Interstate 10 is a heavily traveled roadway connecting Florida’s panhandle to the west. The road stretches from the eastern shore of northern Florida to Los Angeles, California, skirting the Gulf shore to Houston, then following the Mexican border to California. Just before leaving Florida, a traveler on I-10 would cross Escambia Bay near Pensacola. That was before Hurricane Ivan blasted through the Florida panhandle. The storm’s fierce 130-mile-per-hour winds and possibly its storm surge cut through the bridge, leaving a wide gap in Interstate 10. The gap is visible in this image, acquired by the Advanced Spaceborne Thermal Emission and Reflection Radiometer (ASTER) aboard NASA’s Terra satellite on September 21, 2004, five days after Ivan made landfall. The road forms a thin white line across the dark waters of Escambia Bay in a comparison image, taken on September 28, 2003. In the 2004 image, the line is broken.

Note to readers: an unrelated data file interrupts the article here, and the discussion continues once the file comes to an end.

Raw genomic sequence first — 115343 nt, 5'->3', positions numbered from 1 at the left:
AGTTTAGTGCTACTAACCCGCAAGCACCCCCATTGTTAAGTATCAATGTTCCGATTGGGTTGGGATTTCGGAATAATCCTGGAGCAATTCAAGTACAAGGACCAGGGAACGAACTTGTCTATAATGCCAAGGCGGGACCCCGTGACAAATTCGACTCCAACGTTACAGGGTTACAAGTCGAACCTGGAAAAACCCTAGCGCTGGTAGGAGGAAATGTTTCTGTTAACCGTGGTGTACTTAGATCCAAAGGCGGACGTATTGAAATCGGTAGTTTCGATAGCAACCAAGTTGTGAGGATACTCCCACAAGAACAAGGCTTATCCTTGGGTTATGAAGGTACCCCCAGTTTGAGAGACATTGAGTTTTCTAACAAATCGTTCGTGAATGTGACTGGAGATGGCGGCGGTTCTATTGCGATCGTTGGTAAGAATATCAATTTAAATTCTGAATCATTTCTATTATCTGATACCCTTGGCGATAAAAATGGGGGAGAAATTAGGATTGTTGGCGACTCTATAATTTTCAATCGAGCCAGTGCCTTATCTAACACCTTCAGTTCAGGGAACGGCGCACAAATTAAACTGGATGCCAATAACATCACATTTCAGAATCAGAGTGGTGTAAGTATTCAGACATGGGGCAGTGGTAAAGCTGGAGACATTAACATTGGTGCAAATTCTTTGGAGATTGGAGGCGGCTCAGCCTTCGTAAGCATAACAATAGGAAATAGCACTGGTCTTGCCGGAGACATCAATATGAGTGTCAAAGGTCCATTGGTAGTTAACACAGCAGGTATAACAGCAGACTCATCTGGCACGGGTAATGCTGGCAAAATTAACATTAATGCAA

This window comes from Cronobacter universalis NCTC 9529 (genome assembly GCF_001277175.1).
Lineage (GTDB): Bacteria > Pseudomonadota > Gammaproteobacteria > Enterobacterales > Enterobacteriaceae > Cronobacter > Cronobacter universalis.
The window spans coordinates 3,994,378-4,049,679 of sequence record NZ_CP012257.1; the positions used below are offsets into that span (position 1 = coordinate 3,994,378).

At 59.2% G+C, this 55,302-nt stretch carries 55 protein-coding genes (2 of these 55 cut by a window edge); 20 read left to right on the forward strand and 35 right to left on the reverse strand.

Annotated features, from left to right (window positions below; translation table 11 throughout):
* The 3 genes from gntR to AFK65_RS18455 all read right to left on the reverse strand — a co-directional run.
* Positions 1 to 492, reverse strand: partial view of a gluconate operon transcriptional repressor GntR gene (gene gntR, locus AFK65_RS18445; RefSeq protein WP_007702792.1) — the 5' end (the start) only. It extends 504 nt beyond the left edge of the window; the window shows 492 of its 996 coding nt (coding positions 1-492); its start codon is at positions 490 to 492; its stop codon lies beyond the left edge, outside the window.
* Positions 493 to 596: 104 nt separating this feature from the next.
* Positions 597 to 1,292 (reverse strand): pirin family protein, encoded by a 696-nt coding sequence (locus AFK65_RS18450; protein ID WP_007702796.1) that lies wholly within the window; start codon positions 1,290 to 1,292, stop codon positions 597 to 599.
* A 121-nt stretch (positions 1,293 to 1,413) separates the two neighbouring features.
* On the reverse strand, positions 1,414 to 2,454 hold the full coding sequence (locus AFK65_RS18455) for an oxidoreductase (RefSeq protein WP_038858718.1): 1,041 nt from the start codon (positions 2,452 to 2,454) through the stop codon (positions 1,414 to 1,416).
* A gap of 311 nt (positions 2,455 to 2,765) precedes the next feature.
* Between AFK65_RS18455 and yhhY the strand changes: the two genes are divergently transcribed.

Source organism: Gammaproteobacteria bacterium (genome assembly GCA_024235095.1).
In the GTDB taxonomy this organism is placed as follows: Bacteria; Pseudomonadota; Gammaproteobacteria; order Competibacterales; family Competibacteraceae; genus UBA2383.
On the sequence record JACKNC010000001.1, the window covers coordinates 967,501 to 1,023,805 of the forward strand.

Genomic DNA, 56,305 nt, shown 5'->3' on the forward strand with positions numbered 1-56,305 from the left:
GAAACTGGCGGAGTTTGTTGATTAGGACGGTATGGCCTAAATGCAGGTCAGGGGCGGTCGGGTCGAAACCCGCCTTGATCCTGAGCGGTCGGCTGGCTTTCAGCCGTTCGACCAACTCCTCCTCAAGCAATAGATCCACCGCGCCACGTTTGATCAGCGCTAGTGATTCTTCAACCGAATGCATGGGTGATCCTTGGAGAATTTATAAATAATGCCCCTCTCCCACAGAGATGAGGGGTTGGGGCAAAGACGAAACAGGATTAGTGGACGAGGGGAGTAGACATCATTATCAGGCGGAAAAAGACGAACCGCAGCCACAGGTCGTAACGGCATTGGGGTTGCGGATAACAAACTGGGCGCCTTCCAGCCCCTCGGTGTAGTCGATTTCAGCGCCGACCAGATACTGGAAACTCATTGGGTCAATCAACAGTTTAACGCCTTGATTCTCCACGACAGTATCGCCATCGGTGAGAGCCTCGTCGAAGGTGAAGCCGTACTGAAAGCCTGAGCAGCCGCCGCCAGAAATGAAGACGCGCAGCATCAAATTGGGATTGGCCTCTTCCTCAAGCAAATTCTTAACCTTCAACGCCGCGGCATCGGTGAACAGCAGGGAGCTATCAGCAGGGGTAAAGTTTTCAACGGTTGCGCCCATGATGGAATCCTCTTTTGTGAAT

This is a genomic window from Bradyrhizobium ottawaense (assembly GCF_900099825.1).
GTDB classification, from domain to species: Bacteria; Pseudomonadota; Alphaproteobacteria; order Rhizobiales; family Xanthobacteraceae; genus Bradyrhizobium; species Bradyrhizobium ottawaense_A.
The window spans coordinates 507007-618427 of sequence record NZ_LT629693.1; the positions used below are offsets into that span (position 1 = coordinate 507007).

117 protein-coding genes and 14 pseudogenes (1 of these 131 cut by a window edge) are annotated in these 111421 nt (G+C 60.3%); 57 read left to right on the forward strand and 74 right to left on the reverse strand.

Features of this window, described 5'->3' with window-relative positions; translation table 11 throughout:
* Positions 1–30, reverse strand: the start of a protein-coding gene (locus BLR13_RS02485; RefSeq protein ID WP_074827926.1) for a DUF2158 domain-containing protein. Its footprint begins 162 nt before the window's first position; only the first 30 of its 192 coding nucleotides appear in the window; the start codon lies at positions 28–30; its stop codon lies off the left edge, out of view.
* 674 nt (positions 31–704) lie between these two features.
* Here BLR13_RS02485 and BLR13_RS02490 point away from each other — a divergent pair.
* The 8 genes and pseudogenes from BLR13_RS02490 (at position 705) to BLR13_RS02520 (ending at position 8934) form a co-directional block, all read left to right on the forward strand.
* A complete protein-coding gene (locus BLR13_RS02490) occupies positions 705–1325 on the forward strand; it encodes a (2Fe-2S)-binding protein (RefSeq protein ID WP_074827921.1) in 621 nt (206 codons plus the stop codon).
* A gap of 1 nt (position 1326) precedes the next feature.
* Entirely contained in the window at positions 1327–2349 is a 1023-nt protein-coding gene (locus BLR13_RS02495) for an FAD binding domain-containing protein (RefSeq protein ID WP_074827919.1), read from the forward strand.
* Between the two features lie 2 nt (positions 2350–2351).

Further evidence of Ivan’s fury is visible in the top image. Large tracts of darker red regions along the Escambia River, left, and the Yellow River, right, are probably flooded.
This pair of false-color composite images was made by combining the near infrared, red, and green wavelengths (ASTER bands 3, 2, & 1), making vegetation appear red and water look black.
NASA image created by Jesse Allen, Earth Observatory from data provided by Michael Abrams and the MITI, ERSDAC, JAROS, and the U.S./Japan ASTER Science Team.
When Hurricane Ivan blasted through Pensacola, Florida, it cut apart a bridge on the heavily traveled Interstate 10. The gap in the bridge is visible in this ASTER image, acquired on September 21, 2004.